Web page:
Adam Cooper's race diary

Well, the first US GP at Indianapolis has been and gone, and despite predictions to the contrary everything passed without a hitch. Perhaps we'd underestimated the IMS organisation, the FIA people who approved the plans and the teams' ability to adjust to new circumstances.

However, one or two questions still remain in my mind; we never saw a properly wet session, and nor did we see what would happen if someone had a problem on the banking. Perhaps those will be answered next year, when a tyre war will up the ante, and speeds increase dramatically...

As predicted, Indiana was wet on Sunday morning, but as on Saturday the rain had stopped by the time we made an early exit from the hotel at around 6.45am. Local radio station Q-95 gave regular updates on the traffic around the Speedway, but they didn't mention the queue in Georgetown Rd until we were actually in it.

This is the road that approaches the north west corner of the track, or Turn 4 of the oval. It's lined with small bungalows, most of which are rather tatty looking, and the owners were all keen to improve their fiscal situation by offering parking facilities on their front lawns.

Nearly every house had someone standing outside holding a 'Parking' sign - some were grubby bits of cardboard, while others were professionally printed, bearing a Q95 logo and a space to write the price in by hand. This started at $10 and rose to $25 as we got closer to the track. At that point the police joined in with the game, and unless you had an FIA pass on your windscreen, you were asked to turn into someone's garden rather than carry on to the official public lot just 100m up the road.

The Indy police, who also have no interest at all in the many ticket scalpers, clearly have an understanding of free enterprise. From time to time a blaring siren and flashing lights in the mirror would indicate the fast approach of a motorcade on the wrong side of the road. Who would it be, one thought - the state governor, Michael Schumacher or perhaps Bernie Ecclestone? In fact the cops were giving escorts to coachloads of Paddock Club VIPs. And one can only presume that they didn't do it out of a sense of civic duty...

In the end the jams weren't as bad as I expected, and it didn't take long to get into our parking lot in the infield. The track was still pretty soaked for the warm-up, and we didn't learn much about possible form for the afternoon. Shortly after it ended the rain came back, so there seemed a real chance that the race would be wet. That added to the palpable sense of expectation as the stands began to fill to capacity.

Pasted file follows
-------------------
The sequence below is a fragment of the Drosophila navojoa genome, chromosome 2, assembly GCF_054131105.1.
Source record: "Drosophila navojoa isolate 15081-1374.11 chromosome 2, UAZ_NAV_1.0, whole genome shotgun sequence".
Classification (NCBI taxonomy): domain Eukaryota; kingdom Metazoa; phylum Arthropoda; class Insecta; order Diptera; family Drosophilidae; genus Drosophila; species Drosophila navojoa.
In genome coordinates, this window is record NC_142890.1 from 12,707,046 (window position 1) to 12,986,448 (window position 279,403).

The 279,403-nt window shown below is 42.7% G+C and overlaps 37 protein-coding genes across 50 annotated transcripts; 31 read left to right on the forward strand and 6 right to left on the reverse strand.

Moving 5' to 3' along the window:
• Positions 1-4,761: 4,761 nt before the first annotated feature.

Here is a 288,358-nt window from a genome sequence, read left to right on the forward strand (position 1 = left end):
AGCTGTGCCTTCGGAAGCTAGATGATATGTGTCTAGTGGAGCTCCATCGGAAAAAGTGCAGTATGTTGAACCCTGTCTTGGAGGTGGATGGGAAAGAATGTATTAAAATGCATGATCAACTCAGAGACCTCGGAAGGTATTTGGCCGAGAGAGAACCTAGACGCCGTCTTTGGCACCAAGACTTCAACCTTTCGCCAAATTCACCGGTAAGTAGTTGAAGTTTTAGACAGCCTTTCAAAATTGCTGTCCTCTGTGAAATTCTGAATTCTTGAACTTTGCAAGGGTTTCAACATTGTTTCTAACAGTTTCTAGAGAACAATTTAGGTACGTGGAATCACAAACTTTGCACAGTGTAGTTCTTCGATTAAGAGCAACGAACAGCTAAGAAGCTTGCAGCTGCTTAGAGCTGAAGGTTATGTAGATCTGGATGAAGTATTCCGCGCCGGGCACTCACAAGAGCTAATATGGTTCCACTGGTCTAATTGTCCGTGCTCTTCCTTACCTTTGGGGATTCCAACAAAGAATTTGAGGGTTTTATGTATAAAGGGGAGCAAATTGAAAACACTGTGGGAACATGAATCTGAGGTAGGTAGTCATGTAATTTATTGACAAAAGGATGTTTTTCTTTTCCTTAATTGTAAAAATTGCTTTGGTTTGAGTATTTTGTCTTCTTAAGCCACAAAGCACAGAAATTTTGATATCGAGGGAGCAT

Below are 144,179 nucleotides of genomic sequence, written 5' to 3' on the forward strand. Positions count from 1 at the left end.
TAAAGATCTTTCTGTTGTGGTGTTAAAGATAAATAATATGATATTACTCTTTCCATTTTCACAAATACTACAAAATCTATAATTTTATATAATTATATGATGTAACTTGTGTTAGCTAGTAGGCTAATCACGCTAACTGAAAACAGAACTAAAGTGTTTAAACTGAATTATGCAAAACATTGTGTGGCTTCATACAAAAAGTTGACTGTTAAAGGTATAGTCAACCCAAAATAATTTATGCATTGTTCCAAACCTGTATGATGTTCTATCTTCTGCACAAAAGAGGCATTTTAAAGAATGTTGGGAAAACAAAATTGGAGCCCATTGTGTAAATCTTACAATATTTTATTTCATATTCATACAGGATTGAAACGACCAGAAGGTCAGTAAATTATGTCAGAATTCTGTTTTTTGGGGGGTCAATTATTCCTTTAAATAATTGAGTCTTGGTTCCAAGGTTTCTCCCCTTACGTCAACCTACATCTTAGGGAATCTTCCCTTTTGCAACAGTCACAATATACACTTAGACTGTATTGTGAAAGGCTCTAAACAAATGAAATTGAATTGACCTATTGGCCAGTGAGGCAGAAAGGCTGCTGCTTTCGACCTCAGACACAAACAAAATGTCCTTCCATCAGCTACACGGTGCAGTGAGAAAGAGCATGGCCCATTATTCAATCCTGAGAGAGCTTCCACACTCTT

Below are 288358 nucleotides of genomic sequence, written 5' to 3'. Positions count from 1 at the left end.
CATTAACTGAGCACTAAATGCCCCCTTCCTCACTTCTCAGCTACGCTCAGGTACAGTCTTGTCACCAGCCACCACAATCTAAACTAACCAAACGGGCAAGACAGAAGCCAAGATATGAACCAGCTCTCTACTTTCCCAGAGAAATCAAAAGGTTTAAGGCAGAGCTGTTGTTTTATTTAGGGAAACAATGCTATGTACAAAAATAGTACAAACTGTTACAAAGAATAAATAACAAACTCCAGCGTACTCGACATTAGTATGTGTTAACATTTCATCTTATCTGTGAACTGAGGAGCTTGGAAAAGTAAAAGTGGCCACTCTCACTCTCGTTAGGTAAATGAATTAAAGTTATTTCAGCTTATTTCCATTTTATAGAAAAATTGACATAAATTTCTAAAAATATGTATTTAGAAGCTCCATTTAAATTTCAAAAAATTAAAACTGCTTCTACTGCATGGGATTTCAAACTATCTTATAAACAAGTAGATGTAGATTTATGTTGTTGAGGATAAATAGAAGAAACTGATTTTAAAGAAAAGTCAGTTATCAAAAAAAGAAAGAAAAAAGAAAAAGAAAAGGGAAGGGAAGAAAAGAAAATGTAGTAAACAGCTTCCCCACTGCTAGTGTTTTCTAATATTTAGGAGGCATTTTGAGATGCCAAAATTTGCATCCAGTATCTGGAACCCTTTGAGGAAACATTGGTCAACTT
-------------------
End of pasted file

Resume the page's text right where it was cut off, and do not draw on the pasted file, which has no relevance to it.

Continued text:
However, the rain helped to empty the paddock, as people took shelter wherever they could. Even without the rain, there was a surprising lack of celebs. Regulars on view included Fergie, Placido Domingo and former athlete Ed Moses (choosing Indy over a trip to Sydney), and the only real novelty was David Letterman, who made a very low-key appearance. You might have expected to see more showbiz stars, but that was stymied by the shortage of flights and five star hotel rooms - plus I guess the teams' lack of Hollywood contacts.

After the Porsche and Ferrari support races, the early 1pm start time finally began to draw near. The place to be for the final build-up was on the grid. By now the rain had stopped and the oval section was almost totally dry, but it was clear that the rest was still pretty damp.

I was on the grid for the 500 six years ago, and for the first Brickyard 400 later that same year. This time the grey skies put a bit of a downer on things, but it was still special. There are huge stands at places like Hockenheim, but nothing quite compares to Indy, where the front rows are just a few yards away.

The preliminaries were as entertaining as you might expect; a helicopter fly-past, a marching band, majorettes, a chorus of the Star-Spangled Banner and a very American invocation. Even Bernie's loyal lieutenant Pasquale was getting all emotional.

Standing with his wife by the line of bricks was a beaming Tony George. He may be a controversial figure at times, but the guy had made the impossible happen, and he could allow himself a big smile. Nevertheless, when a passing BAR mechanic spilled a trolley of tyres the Indy boss found time to help him clear up the dangling tyre warmer cables. I couldn't resist asking him what was going through his mind at this time. "Right now I'm just wondering when they're going to throw me off the grid!" he said. "I'm just looking forward to the first standing start here at Indianapolis."

The race you saw for yourself, so I don't need to go into detail. Suffice to say that while it had some moments of high drama, the sight of a Schumacher droning round with a huge lead over his team mate would not have impressed non-believers, although you could argue that on paper at least, there could be no better result.